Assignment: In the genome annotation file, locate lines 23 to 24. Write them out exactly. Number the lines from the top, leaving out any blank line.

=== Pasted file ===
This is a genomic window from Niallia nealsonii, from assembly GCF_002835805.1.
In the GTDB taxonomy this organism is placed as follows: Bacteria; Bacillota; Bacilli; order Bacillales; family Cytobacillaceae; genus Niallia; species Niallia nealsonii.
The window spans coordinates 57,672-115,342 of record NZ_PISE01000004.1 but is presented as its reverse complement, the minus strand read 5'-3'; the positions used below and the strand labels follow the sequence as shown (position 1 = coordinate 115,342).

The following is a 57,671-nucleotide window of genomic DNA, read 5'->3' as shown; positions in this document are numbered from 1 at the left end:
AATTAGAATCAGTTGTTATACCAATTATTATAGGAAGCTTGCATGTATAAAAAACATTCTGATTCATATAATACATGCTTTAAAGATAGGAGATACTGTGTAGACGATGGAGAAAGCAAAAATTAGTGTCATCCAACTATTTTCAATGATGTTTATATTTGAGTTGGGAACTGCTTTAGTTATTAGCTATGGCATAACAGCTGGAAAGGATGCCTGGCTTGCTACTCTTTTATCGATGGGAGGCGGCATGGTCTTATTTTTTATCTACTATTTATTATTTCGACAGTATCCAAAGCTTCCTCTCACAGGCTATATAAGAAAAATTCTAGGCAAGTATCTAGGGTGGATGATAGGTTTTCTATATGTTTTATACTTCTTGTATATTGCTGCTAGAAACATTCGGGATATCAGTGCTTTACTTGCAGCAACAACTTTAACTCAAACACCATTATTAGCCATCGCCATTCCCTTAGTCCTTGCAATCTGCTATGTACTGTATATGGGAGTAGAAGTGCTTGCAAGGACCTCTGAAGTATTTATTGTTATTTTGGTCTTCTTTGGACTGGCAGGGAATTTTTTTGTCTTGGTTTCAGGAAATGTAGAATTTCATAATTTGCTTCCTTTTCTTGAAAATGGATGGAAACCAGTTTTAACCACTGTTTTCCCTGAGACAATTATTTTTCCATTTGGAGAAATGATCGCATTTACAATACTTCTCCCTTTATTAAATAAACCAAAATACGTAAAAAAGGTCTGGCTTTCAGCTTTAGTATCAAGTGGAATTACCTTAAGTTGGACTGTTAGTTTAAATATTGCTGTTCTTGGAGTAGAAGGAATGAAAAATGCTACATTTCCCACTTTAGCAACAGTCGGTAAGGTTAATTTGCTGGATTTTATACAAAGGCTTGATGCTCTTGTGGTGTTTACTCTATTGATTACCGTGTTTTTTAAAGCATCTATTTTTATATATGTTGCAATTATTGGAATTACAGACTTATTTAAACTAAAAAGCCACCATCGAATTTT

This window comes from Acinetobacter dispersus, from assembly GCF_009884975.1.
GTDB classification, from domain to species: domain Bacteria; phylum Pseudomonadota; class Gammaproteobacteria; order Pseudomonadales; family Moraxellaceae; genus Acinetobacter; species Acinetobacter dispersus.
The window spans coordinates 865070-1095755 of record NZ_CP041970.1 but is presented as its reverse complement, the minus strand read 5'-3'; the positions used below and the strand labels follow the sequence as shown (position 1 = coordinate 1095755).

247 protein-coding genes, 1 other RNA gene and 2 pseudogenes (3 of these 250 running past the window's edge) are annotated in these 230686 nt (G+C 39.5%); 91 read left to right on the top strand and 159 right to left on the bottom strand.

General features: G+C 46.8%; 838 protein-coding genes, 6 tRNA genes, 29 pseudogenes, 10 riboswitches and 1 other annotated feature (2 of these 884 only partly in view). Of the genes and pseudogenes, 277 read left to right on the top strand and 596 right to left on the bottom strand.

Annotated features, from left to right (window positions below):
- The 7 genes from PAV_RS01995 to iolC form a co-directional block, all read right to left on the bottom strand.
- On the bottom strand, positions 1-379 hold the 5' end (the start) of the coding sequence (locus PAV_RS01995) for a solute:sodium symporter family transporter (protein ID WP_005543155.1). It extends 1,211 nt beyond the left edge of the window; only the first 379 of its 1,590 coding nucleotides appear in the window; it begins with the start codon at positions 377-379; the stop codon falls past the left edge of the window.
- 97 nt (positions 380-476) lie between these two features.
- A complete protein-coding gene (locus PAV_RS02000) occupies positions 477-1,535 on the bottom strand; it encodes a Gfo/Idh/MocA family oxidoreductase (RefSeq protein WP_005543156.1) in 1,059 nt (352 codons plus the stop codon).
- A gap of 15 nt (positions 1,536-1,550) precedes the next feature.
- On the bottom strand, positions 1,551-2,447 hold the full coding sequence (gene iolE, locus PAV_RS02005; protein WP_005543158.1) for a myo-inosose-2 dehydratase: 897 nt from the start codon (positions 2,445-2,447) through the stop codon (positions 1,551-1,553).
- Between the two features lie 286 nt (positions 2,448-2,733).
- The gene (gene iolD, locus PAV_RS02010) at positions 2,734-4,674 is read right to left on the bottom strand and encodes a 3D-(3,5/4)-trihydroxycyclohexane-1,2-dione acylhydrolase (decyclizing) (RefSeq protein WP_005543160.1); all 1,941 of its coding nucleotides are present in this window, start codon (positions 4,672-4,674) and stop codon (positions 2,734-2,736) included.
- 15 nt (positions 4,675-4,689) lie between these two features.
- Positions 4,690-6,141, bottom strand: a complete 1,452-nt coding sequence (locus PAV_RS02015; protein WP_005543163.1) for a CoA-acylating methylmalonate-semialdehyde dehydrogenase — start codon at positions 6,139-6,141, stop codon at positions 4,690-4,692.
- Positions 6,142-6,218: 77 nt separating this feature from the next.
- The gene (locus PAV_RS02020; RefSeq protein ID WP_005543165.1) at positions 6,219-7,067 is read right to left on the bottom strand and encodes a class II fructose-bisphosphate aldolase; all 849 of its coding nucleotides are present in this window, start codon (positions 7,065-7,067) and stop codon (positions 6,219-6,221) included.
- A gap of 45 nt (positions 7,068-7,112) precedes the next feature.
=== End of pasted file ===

- The gene (locus PAV_RS02020; RefSeq protein ID WP_005543165.1) at positions 6,219-7,067 is read right to left on the bottom strand and encodes a class II fructose-bisphosphate aldolase; all 849 of its coding nucleotides are present in this window, start codon (positions 7,065-7,067) and stop codon (positions 6,219-6,221) included.
- A gap of 45 nt (positions 7,068-7,112) precedes the next feature.